India was an eye-opening experience for me. I've always been fascinated by the country, as I think many people are, but nothing prepares you for your first experience of it.
I have never seen anything like it - and I have travelled to a lot of places in the world.
With a population of 1.2bn and huge cultural diversity, seeing is believing in India. There is a lot of poverty but also a lot of happiness. People get on with their lives just as they do anywhere else in the world.
It doesn't sit particularly comfortably with me when the excessive world of F1 arrives somewhere like this, but the welcome we got ahead of last weekend's Indian Grand Prix seemed genuine and it appeared most people were happy to have us in their country.
I landed at Delhi airport at 5am on the Thursday before the race. A driver picked me up and we got lost straight away.
It was just me and the driver in the car. We were in the middle of Delhi, talking to random people in the back streets as we tried to find the way to the hotel. I obviously had no idea where we were.
Indian Grand Prix in 90 seconds
The driver was trying his hardest to converse with me but, as you might expect, his English wasn't great and my Hindi is non-existent.
He had that beautiful warm smile you see on the faces of so many people in India but you could see he was beginning to panic a little.
I told him there was no rush. I was enjoying having a look around. I basically got a free tour of Delhi.
All the feral dogs were running around as the day was beginning to break. The light is like nowhere else, so it's little wonder you see so many films shot at that time of day in India.
Once we got to the hotel, I could have been anywhere in the world. The staff went to quite a bit of effort to look after us all but, as you go to bed there each night, I was well aware that there are people living in very different conditions not very far away.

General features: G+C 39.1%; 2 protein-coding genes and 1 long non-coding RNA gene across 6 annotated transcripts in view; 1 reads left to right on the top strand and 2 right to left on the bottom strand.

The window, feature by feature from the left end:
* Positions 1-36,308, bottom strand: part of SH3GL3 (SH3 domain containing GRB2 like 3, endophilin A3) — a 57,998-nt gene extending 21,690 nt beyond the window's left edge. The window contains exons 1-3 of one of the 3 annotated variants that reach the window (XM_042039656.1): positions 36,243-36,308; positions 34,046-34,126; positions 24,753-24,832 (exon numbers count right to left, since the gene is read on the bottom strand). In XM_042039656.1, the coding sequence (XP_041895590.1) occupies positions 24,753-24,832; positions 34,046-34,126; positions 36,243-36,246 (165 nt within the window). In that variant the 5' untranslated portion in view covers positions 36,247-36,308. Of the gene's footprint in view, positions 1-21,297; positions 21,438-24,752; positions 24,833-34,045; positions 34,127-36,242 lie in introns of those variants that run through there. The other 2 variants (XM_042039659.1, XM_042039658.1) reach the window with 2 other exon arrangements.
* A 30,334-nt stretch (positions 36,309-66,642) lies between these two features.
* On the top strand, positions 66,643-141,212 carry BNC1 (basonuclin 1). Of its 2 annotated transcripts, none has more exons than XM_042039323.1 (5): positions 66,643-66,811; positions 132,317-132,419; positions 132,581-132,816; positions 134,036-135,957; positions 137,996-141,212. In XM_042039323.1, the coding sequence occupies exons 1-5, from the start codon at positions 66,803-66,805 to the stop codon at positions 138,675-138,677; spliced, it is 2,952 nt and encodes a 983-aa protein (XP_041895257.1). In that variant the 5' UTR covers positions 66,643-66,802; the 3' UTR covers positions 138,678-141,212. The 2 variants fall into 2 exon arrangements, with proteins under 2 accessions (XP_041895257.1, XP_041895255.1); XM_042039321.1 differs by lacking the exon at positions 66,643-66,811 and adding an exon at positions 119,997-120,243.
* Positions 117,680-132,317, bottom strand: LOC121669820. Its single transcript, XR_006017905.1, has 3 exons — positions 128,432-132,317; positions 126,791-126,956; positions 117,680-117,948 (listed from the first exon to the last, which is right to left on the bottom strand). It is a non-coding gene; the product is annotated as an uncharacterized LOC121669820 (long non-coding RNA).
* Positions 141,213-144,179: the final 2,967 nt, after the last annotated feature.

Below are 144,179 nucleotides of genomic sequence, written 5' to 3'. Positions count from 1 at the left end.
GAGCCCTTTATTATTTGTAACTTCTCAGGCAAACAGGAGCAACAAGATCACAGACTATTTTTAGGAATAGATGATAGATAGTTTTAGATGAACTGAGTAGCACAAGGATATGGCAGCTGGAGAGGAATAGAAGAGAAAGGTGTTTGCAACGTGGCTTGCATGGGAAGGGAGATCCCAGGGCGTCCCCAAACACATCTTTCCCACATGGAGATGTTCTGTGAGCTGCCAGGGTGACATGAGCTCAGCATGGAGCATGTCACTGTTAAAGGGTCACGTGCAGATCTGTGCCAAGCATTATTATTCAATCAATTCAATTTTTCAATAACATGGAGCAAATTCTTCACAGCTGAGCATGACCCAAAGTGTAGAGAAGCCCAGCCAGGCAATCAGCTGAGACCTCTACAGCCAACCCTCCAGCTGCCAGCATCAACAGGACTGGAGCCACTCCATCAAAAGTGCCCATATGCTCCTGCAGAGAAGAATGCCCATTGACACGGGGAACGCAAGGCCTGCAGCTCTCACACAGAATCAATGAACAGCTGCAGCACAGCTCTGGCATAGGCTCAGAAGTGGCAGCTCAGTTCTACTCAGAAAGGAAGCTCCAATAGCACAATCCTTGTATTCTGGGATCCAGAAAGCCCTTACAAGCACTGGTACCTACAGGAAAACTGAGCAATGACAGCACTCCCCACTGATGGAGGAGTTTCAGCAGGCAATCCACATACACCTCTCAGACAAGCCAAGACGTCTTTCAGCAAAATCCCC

I mentioned in last week's column that I was keen to spend more time in India, to get a motorbike and ride around. The few days I spent there last weekend just made me more determined to do just that at some point in the future.
I'm particularly keen to travel up into northern India and the foothills of the Himalayas to see how people live in such remote yet beautiful areas and to ride some of the highest mountain roads in the world.
It would be incredible, so it is high on my to-do list when I get a bit more time to myself.
THE GRAND PRIX
The race, won by my Red Bull team-mate Sebastian Vettel, appeared to be a great success.
It must be a hard task encouraging the Indian people to fall in love with F1 - for a lot of them, a car race is not high on their priority list - but the organisers have put a massive amount of effort in.
The buildings and infrastructure at the Buddh International Circuit are not world-class yet, although they will be, and you could see a few things had to be rushed to get ready. But the track itself is awesome, particularly the second and third sectors.
Formula 1 and Bollywood come together at the India Grand Prix
I was impressed with the crowd, too. There were 95,000 fans on Sunday, while the pre-race driver parade was an amazing experience. The grandstands were packed and the people were making a hell of a racket.